• Fifthly, you state that, "I cited three publications, citations #9, #10, and #11 in my pre-rollbacked revision that support this verse as evidence of the prohibiton of ta'wiz". The verse makes no mention of Ta'weez and therefore should not be quoted. Otherwise it is an example of WP:OR. As for the 3 sources, none of them fulfill the criterion of WP:RS. Suhaib Webb is not an academic and his work has not been vetted by the academic community. Darussalam Publishers is not a reliable publishing house and the abridged version of Ibn Kathir's work is a distortion of the original text (consider the fact that Ibn Kathir actually quotes incidents of early Muslims supporting the use of Ta'weez).
As I mentioned earlier, I feel like a broken record having to state the same things again and again. Try and find reliable sources that back up your claim from established publishing houses such as Brill. We cannot rely on non academic websites that hold such extremist ideas for an encyclopedia. MontyKind (talk) 19:00, 6 June 2018 (UTC)Reply
Hello,
Thank you for specifying the erroneous sources. :) However, I still deem Essentials of Islamic Faith as accurate, because the author, Suhaib Webb, is an academic (which the definition is "a teacher or scholar in a college or institute of higher education"). "Suhaib Webb is currently the resident scholar at the ICNYU (Islamic Center of New York University). He holds a degree in Education, as well as a degree from al-Azhar in Cairo. He has served the Muslim community in America for over twenty years."[1]. WP:SOURCETYPES: "When available, academic and peer-reviewed publications, scholarly monographs, and textbooks are usually the most reliable sources." – Batreeq (Talk) (Contribs) 22:39, 8 June 2018 (UTC)Reply
According to WP:RS, "Articles should be based on reliable, third-party, published sources with a reputation for fact-checking and accuracy." I doubt very much that CreateSpace Independent Publishing Platform has a reputation of "fact-checking and accuracy" (acceptable examples given were Random House Publishing and Cambridge University Press). In any case, the book in question makes no mention of Ta'wiz. Page 29 simply quotes some verses of the Qur'an on the need to rely on God - it does not make mention of Ta'wiz so it's inclusion would also be a violation of WP:OR. MontyKind (talk) 08:47, 9 June 2018 (UTC)Reply
Hello,
Thank you for your response. The excerpt of the book (p. 28) reads:

Thus, as a Muslim you must believe that harm and benefit are created by God, as are all things, both the good and the bad, both in this life and the Hereafter. The fruit of that is that you will be patient with hardships, understanding of tragedy, humble with success, and you will not trust anyone or anything to bring benefit or remove harm except God. The fruit of that is sincere devotion and a sense of responsibility.

Allah says,


وَإِن يَمْسَسْكَ اللَّهُ بِضُرٍّ فَلَا كَاشِفَ لَهُ إِلَّا هُوَ ۖ وَإِن يَمْسَسْكَ بِخَيْرٍ فَهُوَ عَلَىٰ كُلِّ شَيْءٍ قَدِيرٌ
If God touches you with harm, no one can remove it except Him, and if He blesses you with good it is because He is all powerful.
Qur'an 6:17


— Essentials of Islamic Faith by Suhaib Webb

Replying on a ta'wiz is relying on other than God. Therefore, this supports the interpretation I wish to cover in the article.

Self-published material may sometimes be acceptable when its author is an established expert whose work in the relevant field has been published by reliable third-party publications. Such material, although written by an established author, likely lacks the fact checking that publishers provide. Avoid using them to source extraordinary claims. Self-published information should never be used as a third-party source about another living person, even if the author is a well-known professional researcher or writer (see WP:Biographies of living persons § Reliable sources).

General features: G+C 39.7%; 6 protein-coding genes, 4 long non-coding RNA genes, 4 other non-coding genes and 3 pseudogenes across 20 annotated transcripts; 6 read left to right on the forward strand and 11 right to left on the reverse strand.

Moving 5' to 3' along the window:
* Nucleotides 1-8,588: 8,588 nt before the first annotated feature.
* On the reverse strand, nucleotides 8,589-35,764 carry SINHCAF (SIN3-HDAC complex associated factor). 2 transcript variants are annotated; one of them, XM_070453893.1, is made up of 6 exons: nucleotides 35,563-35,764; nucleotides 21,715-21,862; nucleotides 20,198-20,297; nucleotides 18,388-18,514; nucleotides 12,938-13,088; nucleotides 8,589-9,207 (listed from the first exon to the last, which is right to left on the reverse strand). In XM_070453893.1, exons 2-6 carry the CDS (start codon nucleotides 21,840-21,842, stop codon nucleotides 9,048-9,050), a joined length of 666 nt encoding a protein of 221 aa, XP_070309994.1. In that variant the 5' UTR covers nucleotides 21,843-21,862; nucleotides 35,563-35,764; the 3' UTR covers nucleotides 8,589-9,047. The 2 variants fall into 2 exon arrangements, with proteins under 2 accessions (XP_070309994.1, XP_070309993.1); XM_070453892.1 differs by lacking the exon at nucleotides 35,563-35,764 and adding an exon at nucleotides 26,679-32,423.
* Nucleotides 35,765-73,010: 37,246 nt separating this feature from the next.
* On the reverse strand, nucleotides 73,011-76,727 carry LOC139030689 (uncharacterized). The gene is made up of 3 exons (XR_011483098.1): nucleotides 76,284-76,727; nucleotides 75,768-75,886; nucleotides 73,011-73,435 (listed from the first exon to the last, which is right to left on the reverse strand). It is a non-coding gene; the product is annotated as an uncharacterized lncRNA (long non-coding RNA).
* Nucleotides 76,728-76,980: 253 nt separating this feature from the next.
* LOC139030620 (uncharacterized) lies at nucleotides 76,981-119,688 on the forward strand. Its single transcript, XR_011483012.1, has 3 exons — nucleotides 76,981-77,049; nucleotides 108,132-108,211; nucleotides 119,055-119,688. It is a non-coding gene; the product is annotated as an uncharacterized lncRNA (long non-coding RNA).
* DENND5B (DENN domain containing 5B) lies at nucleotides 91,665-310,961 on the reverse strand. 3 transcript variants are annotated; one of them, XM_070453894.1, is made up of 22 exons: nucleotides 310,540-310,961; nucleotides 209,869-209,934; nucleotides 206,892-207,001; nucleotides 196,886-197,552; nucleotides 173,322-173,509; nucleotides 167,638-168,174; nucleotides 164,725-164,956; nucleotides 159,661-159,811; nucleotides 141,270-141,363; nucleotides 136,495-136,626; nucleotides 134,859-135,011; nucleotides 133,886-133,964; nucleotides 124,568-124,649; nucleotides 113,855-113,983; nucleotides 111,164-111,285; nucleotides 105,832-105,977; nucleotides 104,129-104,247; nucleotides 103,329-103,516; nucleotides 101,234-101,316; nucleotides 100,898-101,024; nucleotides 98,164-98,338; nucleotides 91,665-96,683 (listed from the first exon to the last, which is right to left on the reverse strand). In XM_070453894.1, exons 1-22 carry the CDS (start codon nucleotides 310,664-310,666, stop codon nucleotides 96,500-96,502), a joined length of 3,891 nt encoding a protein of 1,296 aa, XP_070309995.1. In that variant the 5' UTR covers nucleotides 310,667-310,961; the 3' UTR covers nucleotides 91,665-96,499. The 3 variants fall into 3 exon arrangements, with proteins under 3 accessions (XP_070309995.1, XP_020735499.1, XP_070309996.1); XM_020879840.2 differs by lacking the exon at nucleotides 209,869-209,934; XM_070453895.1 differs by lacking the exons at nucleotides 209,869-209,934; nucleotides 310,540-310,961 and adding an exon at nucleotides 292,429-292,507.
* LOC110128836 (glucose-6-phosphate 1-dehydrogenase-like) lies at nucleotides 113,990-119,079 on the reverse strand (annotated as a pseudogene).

— WP:RSSELF § Exceptions

The information is not factual. It is the interpretation of the scholar. Its addition will not tarnish the reputation or have ramifications of any individual.
Furthermore, the current sources of the article, #4 (Asiatic Society of Bengal) and #5 (Hans Wehr's Dictionary of Modern Written Arabic) are not scholarly, nor academic, nor are they published by publishers such as Random House Publishing and Cambridge University Press. Why are they retained in the article?
Sincerely, – Batreeq (Talk) (Contribs) 01:47, 15 June 2018 (UTC)Reply
1) You made the claim that

Replying on a ta'wiz is relying on other than God. Therefore, this supports the interpretation I wish to cover in the article

This is precisely an example of WP:OR and is not allowed. The source makes no mention of Ta'wiz. It does not state that using Ta'wiz means relying on other than God. It does not state that Ta'wiz is prohibited in Islam. This is your conclusion which you have derived from the text. WP:OR states that, Do not combine material from multiple sources to reach or imply a conclusion not explicitly stated by any of the sources. This is exactly what you have done.
2) You didn't provide a reason why you felt CreateSpace Independent Publishing Platform is regarded as a reliable publisher.
3) The Hans Wehr's Dictionary of Modern Written Arabic is the most commonly used Arabic-English dictionary in the world and was originally published by Harrassowitz Verlag which is a German Academic publishing house. Similarly, the Asiatic Society of Bengal is certainly a reputable academic institute which has a collection of about 117,000 books and 79,000 journals printed in almost all the major languages of the world.MontyKind (talk) 10:21, 15 June 2018 (UTC)Reply

Requesting help in article expansion edit

Hi,

Requesting you to have a look at


Requesting article expansion help, if above topics interest you.

Thanks and regards

Bookku (talk) 06:24, 6 September 2020 (UTC)Reply